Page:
How Music Became a Battleground for the Great Minds of Western Civilization
By Stuart Isacoff
(Vintage Books USA, Paperback, 9780375703300, 288pp.)
Publication Date: February 4, 2003
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Few music lovers realize that the arrangement of notes on today’s pianos was once regarded as a crime against God and nature, or that such legendary thinkers as Pythagoras, Plato, da Vinci, Galileo, Kepler, Descartes, Newton and Rousseau played a role in the controversy. Indeed, from the time of the Ancient Greeks through the eras of Renaissance scientists and Enlightenment philosophers, the relationship between the notes of the musical scale was seen as a key to the very nature of the universe.
In this engaging and accessible account, Stuart Isacoff leads us through the battles over that scale, placing them in the context of quarrels in the worlds of art, philosophy, religion, politics and science. The contentious adoption of the modern tuning system known as equal temperament called into question beliefs that had lasted nearly two millenia–and also made possible the music of Beethoven, Schubert, Chopin, Debussy, and all who followed. Filled with original insights, fascinating anecdotes, and portraits of some of the greatest geniuses of all time, Temperament is that rare book that will delight the novice and expert alike.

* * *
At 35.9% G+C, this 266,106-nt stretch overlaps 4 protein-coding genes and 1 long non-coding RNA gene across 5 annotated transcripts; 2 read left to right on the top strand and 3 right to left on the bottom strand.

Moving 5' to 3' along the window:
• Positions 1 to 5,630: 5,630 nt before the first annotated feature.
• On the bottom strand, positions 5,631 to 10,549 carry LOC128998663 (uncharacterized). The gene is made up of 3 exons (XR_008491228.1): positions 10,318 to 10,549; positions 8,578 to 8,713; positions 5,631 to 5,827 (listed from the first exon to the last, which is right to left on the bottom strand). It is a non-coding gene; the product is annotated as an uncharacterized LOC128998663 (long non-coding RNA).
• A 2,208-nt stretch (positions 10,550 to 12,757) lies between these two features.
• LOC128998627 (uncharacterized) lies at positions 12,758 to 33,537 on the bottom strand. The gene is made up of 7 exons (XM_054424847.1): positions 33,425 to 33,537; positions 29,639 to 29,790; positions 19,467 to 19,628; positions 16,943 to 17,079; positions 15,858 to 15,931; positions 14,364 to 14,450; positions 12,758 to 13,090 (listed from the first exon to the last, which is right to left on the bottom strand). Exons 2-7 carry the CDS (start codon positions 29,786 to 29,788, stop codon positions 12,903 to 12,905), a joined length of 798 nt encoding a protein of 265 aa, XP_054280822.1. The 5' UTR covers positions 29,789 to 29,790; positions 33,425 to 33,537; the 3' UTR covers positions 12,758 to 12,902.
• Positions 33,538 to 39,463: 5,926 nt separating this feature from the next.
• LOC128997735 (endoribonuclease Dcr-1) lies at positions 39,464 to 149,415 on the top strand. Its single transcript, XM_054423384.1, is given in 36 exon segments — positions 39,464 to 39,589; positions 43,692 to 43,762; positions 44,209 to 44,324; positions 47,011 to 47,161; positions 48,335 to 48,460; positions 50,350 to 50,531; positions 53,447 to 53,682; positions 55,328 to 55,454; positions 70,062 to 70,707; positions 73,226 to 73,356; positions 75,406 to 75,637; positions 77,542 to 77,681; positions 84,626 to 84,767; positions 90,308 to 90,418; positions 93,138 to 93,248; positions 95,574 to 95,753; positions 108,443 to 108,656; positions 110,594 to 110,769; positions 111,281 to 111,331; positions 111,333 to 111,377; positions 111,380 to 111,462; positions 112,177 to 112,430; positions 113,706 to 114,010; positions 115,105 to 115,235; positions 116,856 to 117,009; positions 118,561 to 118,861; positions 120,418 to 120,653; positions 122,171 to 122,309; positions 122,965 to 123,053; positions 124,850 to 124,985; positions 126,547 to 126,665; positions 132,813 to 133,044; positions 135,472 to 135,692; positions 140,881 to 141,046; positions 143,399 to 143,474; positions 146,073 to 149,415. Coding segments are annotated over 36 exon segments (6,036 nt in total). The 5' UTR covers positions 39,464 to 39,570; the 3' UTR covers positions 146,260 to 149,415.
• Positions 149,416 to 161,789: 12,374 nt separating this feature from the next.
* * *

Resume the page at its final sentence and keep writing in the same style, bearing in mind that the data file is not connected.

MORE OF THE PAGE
Mr. Isacoff teaches a graduate course in the philosophy of music and an undergraduate survey in the history of Western music at the Purchase College Conservatory of Music (SUNY), and a course in the art of writing at St. John's University. He has also taught musical improvisation at William Paterson University and at festivals around the world. His written works include jazz-influenced compositions and instructional materials, published by Boosey & Hawkes, G. Schirmer, Warner Bros. Publications, Carl Fischer, and Ekay Music, Inc. Hispiano recitals often combine classical repertoire with jazz improvisation, demonstrating the threads that connect musical works created centuries and continents apart.